Borracchini’s Bakery had been passed down from one generation to the next over its 100 years in the Rainer Valley neighborhood of Seattle, Washington. The once-thriving business was laid low by the COVID-19 pandemic, which forced its permanent closure in 2021. The owners put the vacant building up for sale later that year. They were in contract negotiations with a global franchise to purchase the property when a fire destroyed the building. As they grappled with this double disaster, the owners were introduced to The Greenspan Co./Adjusters International by a family friend who was also a former client.
The insurance company asserted that the building had no value since it was scheduled to be demolished under a sales contract. In Washington State, although there is no case law definition, case law supports a finding that actual cash value is equivalent to fair market value. The insurance carrier’s initial offer included only the cost to tear down the structure.
The land that the building stood on was in contract to be sold, with the building considered a tear-down. The insurance company’s position was that they would pay market value, which was the cost to tear down the damaged structure. The Greenspan Co./Adjusters International’s challenge was to determine how to calculate the value of a building considered to have no value.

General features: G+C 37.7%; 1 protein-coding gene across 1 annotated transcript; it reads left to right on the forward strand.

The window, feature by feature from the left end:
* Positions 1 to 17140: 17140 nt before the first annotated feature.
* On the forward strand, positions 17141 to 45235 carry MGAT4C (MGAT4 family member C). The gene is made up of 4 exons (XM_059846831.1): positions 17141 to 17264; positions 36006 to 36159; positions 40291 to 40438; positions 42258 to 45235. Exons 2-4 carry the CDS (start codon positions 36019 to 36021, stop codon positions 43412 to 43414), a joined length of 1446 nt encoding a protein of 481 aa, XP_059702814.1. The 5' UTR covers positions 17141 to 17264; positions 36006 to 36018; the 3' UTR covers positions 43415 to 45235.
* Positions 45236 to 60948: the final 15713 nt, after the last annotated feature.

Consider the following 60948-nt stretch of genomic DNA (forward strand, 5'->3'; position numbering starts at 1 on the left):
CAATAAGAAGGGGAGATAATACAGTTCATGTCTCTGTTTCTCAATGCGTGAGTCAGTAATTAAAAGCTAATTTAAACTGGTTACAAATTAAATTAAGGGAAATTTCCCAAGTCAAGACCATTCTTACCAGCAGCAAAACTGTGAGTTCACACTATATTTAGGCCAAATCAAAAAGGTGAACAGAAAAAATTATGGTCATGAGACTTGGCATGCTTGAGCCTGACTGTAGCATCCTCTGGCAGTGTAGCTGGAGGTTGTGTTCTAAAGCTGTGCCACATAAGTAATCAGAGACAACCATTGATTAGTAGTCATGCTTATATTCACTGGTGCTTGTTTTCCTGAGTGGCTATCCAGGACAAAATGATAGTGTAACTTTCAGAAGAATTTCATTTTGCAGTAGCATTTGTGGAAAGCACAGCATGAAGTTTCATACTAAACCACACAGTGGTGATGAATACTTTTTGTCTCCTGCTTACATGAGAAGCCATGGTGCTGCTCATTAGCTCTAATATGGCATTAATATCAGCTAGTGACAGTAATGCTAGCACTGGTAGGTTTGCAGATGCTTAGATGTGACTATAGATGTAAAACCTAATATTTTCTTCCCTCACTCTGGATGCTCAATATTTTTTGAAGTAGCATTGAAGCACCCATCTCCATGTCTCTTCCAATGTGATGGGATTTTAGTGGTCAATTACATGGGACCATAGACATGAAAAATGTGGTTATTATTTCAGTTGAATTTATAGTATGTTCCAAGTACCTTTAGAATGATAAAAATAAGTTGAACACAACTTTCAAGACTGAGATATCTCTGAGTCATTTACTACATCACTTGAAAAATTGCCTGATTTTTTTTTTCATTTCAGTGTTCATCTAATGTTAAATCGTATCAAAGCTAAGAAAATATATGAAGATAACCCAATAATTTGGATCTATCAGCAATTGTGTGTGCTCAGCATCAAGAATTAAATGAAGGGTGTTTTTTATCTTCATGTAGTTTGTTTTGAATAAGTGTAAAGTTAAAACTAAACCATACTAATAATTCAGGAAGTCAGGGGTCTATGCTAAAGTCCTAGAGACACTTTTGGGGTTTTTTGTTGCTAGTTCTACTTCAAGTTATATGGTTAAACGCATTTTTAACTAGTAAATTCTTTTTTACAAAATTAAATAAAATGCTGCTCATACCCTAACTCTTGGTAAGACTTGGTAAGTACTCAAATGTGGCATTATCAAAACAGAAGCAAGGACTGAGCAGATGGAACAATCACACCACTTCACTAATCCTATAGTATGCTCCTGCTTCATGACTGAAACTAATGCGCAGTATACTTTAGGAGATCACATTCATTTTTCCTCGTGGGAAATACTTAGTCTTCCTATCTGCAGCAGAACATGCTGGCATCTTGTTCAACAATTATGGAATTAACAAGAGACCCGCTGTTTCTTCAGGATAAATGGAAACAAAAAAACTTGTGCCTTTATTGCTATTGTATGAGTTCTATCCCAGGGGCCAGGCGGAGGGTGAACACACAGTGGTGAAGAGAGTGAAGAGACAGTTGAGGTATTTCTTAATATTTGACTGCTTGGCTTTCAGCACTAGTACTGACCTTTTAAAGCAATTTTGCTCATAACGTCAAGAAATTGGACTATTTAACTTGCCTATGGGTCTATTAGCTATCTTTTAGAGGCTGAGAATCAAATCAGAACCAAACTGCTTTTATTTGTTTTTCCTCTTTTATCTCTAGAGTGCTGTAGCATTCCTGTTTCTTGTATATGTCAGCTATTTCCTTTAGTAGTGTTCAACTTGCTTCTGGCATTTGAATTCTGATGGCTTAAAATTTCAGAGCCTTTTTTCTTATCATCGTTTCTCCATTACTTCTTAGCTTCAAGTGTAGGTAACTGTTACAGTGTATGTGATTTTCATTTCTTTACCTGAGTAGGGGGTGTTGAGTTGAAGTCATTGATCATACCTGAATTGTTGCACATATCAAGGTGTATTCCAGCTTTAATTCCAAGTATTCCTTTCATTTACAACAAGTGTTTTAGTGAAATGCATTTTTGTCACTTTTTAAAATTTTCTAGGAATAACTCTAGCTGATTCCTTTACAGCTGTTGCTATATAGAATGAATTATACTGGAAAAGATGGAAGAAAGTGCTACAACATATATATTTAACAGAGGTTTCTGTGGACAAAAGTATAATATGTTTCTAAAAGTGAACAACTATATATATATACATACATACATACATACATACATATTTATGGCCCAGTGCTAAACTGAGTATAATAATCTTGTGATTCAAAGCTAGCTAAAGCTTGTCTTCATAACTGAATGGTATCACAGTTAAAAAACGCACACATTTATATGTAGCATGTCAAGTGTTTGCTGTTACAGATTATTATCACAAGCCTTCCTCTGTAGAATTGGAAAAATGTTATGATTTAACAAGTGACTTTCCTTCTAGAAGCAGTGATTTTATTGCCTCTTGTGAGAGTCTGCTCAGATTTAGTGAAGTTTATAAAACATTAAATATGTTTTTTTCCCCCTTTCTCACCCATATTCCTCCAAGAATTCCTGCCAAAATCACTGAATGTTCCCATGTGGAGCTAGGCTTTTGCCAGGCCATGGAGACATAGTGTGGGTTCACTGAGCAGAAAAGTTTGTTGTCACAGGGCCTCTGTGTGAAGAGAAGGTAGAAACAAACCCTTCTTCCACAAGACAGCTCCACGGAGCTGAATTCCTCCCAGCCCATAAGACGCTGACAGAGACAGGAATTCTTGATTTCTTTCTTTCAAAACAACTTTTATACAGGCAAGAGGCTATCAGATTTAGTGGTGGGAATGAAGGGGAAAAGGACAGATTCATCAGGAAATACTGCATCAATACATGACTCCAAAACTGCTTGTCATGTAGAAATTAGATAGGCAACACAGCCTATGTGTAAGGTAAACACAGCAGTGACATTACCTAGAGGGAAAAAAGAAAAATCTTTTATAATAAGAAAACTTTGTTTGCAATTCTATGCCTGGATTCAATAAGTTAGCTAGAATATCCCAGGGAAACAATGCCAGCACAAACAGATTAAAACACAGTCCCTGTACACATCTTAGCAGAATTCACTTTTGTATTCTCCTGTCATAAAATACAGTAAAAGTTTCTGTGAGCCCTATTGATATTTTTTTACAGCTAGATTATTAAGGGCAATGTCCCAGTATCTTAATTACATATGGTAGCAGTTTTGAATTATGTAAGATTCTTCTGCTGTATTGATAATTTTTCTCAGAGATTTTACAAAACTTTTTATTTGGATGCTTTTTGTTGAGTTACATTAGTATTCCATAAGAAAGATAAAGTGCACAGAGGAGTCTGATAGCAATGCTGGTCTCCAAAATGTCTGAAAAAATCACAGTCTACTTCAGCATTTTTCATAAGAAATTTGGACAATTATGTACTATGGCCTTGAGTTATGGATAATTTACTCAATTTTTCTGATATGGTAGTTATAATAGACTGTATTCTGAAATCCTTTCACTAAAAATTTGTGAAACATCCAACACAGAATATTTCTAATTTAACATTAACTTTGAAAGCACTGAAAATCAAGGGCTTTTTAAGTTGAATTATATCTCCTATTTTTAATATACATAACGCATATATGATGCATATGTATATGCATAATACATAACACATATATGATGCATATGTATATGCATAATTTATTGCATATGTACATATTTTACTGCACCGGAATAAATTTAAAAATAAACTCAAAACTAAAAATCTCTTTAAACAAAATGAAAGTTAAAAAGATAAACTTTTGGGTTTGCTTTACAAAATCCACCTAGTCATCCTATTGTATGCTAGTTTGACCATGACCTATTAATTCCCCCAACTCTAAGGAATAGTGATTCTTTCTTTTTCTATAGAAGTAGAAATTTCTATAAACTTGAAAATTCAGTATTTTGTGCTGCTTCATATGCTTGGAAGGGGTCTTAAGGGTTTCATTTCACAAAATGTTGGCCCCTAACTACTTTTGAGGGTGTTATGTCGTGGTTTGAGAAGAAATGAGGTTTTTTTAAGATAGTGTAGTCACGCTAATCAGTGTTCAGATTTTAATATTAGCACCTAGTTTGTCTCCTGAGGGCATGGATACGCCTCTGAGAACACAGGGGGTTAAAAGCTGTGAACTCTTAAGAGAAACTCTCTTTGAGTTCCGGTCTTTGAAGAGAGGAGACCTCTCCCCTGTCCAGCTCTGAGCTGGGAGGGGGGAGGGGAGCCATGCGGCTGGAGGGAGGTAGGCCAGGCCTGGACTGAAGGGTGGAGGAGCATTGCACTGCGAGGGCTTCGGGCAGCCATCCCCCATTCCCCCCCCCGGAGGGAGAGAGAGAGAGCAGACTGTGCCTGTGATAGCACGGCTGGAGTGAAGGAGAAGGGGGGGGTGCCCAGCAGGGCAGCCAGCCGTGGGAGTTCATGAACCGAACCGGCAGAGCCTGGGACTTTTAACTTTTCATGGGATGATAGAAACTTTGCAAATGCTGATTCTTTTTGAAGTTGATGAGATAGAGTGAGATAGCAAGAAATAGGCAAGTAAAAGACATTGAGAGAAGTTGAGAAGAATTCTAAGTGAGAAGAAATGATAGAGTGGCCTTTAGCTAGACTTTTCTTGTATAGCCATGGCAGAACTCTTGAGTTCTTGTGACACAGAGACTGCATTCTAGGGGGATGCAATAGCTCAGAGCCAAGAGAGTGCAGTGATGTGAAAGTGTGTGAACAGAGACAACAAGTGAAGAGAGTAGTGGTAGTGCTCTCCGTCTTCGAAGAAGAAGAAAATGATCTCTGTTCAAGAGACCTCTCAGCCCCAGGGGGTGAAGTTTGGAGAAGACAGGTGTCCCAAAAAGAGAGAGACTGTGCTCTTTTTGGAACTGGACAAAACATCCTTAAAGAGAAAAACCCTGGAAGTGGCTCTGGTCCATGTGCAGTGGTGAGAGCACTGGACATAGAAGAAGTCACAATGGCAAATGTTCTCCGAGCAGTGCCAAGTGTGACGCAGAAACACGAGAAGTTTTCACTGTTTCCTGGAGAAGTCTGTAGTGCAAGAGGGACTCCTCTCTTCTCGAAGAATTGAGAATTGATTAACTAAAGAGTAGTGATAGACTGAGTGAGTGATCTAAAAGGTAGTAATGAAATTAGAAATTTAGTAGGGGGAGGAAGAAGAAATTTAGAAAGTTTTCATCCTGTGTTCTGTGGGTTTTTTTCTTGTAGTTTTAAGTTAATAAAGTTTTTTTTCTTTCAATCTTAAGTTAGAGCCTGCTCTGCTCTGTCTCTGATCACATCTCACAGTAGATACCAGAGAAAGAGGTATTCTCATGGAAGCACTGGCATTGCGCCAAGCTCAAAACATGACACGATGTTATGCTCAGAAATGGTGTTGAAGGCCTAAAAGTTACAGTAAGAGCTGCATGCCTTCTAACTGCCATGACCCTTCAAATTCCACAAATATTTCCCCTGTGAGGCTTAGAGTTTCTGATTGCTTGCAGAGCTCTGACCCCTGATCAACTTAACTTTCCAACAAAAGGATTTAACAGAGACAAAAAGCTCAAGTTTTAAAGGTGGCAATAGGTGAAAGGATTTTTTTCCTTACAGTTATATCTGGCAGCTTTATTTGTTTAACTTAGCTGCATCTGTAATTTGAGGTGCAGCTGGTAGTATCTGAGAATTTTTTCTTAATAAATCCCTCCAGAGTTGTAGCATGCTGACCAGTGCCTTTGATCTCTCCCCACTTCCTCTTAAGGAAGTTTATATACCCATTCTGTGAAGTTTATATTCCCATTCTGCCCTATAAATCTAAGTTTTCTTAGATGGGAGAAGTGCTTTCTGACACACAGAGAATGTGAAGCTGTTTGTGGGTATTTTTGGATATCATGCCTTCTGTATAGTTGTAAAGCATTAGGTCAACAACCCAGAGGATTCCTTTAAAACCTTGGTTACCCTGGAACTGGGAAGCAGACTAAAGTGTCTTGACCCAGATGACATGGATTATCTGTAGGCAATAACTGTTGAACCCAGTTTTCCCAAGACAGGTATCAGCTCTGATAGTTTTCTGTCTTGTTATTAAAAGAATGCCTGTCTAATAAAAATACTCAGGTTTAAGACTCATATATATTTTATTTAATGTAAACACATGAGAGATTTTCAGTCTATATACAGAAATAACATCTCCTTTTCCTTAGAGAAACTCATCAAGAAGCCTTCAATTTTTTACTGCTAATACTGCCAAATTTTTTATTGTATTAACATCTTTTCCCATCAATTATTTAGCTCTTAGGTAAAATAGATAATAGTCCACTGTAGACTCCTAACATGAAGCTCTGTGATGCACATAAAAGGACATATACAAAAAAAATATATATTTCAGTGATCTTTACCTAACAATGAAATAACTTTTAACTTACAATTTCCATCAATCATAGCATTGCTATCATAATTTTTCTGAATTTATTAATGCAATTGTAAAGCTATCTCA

The Greenspan Co./Adjusters International identified an actual cash value endorsement in the policy. This endorsement would be key to a settlement plan.
The insurance company calculated the square footage of the building inaccurately, omitting an entire floor from the calculations. Proper valuation required a reassessment of the true square footage of the structure.
Experts in dissecting property insurance policies, The Greenspan Co./Adjusters International team flagged an endorsement in the policy that changed the basis of the calculation of actual cash value (ACV). The insurance policy defined ACV as replacement cost less depreciation; meaning that under their policy, the owners were entitled to far more than fair market value if they elected to settle the loss using ACV.
Based on this, negotiations changed significantly. The insurance carrier’s new offer was $300 per square foot at replacement. The Greenspan Co./Adjusters International argued that true replacement cost would run $400-450 per square foot and additionally demonstrated that the carrier’s calculations had missed an entire floor of the building.
The carrier agreed to the recalculation of square footage and ultimately agreed to a $400 per square foot replacement cost valuation.
The calculated replacement cost tallied more than $2 million and, following applicable depreciation, exceeded the $1.7 million insurance carried. The owners received the full $1.7 million in insurance coverage and also continued with the sale of the property, at the original agreed price.
The careful assessment of the Borracchini’s insurance policy resulted in a dramatically different result in the amount of the claim. The carrier’s initial offer was for fair market value, nothing more than the cost to demolish the building. The bakery owners received $1.7 million from the insurer and were also able to sell the property as they had planned.